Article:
- The widespread fragmentation, channelization, and simplification of river ecosystems has had acute environmental impacts, including degradation of water quality and habitat and biodiversity loss (Vörösmarty et al., 2010). These concerns have incited an increased focus on reestablishing ecological and hydrogeomorphological functions and improving habitat that has been lost in riverine ecosystems. The broad set of activities aimed at improving the environmental health of rivers, referred to collectively as river restoration, has become a multi-billion dollar industry (Bernhardt et al., 2005), and one of the most active areas of applied, contemporary water resources research (Wohl, Lane, & Wilcox, 2015).
An innovative approach to process-based river restoration has recently emerged in Oregon, and is being implemented across the state by a small group of U.S. Forest Service (USFS) fisheries biologists and hydrologists. The development and dissemination of this practice – termed Stage 0 restoration – may mark an important shift in the approach to river restoration in the Pacific Northwest, yet the phenomenon remains undocumented in the literature. This research presents Stage 0 practitioners’ perspectives and a case study of the impacts of this restoration on large in-stream wood.
Qualitative semi-structured interviews and participant observations were conducted with seven USFS fisheries biologists and hydrologists to characterize what inhibits and enables the implementation of Stage 0 restoration. Interviewees cited stakeholders’ fears about fish, sedimentation, and an unfamiliar morphology as serious challenges; they also noted that scientists have been crucial enablers by “bridging the gap” through advocacy and participation in stakeholder meetings. The most salient catalyst for the Stage 0 practice, however, is the interviewees’ commitment to building relationships through peer-review, mentorship and outreach. The findings from this study point to the importance of Stage 0 stakeholders engaging in transparent dialogues about values, and exploring perspectives of other groups to identify opportunities for building stronger collaborations.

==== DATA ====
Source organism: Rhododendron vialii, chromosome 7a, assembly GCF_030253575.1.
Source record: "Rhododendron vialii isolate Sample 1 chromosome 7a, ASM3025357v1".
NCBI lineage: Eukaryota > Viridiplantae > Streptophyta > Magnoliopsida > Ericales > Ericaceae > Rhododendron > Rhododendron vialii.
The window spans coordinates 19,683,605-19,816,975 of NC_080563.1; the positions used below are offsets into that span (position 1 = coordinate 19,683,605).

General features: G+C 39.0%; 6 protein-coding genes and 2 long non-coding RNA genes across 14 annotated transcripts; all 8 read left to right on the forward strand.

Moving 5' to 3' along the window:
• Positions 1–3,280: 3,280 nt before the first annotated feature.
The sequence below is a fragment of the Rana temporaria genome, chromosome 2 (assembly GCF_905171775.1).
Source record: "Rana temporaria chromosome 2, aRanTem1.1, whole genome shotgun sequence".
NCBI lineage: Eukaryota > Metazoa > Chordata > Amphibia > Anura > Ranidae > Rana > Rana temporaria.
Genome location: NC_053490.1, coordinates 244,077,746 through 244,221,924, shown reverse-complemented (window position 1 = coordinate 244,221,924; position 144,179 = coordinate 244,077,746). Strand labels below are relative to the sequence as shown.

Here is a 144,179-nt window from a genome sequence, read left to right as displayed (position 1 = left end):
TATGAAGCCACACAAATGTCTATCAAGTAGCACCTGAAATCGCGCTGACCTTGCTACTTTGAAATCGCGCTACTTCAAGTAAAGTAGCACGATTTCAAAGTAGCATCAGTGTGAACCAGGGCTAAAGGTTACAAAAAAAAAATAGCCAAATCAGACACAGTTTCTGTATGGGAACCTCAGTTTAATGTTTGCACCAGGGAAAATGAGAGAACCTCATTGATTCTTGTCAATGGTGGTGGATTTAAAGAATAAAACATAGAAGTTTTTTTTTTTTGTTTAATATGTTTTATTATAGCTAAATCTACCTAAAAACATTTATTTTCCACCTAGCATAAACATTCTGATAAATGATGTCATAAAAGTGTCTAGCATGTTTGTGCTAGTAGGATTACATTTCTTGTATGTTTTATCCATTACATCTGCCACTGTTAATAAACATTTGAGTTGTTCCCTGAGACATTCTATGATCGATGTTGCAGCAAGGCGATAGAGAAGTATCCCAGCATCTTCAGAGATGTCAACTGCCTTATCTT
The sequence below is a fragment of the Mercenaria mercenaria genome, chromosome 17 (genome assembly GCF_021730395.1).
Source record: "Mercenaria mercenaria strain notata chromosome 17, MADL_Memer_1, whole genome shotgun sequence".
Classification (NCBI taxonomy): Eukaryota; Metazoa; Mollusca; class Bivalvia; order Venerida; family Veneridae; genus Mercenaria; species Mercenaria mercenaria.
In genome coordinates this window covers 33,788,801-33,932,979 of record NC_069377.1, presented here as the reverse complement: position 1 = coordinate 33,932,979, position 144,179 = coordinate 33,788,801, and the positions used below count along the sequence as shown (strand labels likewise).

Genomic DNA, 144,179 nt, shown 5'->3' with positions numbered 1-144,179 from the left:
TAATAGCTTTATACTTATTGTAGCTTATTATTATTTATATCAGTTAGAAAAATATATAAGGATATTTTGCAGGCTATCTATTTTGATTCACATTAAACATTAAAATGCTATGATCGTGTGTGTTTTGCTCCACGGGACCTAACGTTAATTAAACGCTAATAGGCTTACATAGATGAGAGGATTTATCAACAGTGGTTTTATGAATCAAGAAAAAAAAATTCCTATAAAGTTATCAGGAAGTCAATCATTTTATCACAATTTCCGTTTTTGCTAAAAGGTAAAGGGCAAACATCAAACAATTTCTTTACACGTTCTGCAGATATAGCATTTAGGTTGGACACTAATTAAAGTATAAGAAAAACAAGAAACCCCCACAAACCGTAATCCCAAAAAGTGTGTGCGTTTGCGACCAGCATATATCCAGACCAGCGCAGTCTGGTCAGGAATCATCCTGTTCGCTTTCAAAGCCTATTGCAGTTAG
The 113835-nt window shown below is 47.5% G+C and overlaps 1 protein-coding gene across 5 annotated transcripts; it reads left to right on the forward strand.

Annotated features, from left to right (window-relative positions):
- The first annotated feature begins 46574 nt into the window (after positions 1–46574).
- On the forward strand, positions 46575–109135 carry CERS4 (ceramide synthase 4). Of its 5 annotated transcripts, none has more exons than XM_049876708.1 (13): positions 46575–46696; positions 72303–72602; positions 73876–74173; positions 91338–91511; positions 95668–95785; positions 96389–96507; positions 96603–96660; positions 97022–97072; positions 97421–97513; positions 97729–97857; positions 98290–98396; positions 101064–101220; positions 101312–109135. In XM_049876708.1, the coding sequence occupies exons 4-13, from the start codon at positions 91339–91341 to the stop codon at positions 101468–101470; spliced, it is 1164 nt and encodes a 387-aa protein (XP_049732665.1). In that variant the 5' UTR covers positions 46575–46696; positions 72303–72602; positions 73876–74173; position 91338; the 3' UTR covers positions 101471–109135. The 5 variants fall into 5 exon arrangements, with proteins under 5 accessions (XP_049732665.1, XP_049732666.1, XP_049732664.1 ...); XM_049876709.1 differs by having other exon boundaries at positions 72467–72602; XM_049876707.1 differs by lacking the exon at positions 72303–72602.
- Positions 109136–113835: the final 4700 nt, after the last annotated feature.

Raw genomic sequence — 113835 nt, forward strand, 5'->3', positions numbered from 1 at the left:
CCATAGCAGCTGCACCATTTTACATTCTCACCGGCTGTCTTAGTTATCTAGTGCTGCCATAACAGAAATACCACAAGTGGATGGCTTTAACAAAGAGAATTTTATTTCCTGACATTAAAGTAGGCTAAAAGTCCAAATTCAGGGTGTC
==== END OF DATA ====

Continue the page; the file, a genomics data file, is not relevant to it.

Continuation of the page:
Continued monitoring to assess the impact of Stage 0 restoration on biophysical processes is also critical. Given the broad effects of in-stream wood on important riverine processes, a case study on this important ecosystem constituent was conducted on Deer Creek in the Western Cascades of Oregon. This research explores the effects of the experimental placement of unknown quantities of large in-stream wood in the floodplain, and the response of that wood to one year of flows after restoration. The abundance, size and spatial distribution of large in-stream wood were estimated from repeat unmanned aerial vehicle (UAV)-captured, high resolution aerial imagery of a 500-m transect of Deer Creek before (April 2016), after (September 2016), and one year following completion (September 2017). Data were compared with a 2002 field inventory from a 500-m transect of Lookout Creek in the H.J. Andrews Experimental Forest (HJA).
The abundance of wood in Deer Creek more than tripled as a result of the restoration activities (from 428 to 1,560 pieces), but decreased by 25% over the year following restoration. Most of this change involved wood in small size classes (<30 cm diameter, <10 m length), which apparently was rearranged by 2016-17 winter peak flows (~1.5-year recurrence interval). The restoration efforts sharply increased wood of a particular larger size class (>60 cm diameter, 10 to 20 m length), though after restoration, Deer Creek only had about 40% as many large diameter class (>60 cm) pieces per unit stream channel length as Lookout Creek. More wood was contained in accumulations in Lookout Creek, and the accumulations were larger and more widely spaced, due to fluvial rearrangement during high flow events. Uncertainty in wood diameter and length and location of logs in repeat drone-based imagery was high. Thus, if wood monitoring using drone-mounted cameras continues in Deer Creek, it should include field verifications of sizes and establishment of a ground control network. The response seen at Deer Creek points to the importance of promoting long-term wood recruitment processes at Deer Creek, and continuing to study the stability of wood. There are opportunities for research partnerships between Stage 0 practitioners and HJA scientists, who have collectively conducted decades of research on large in-stream wood.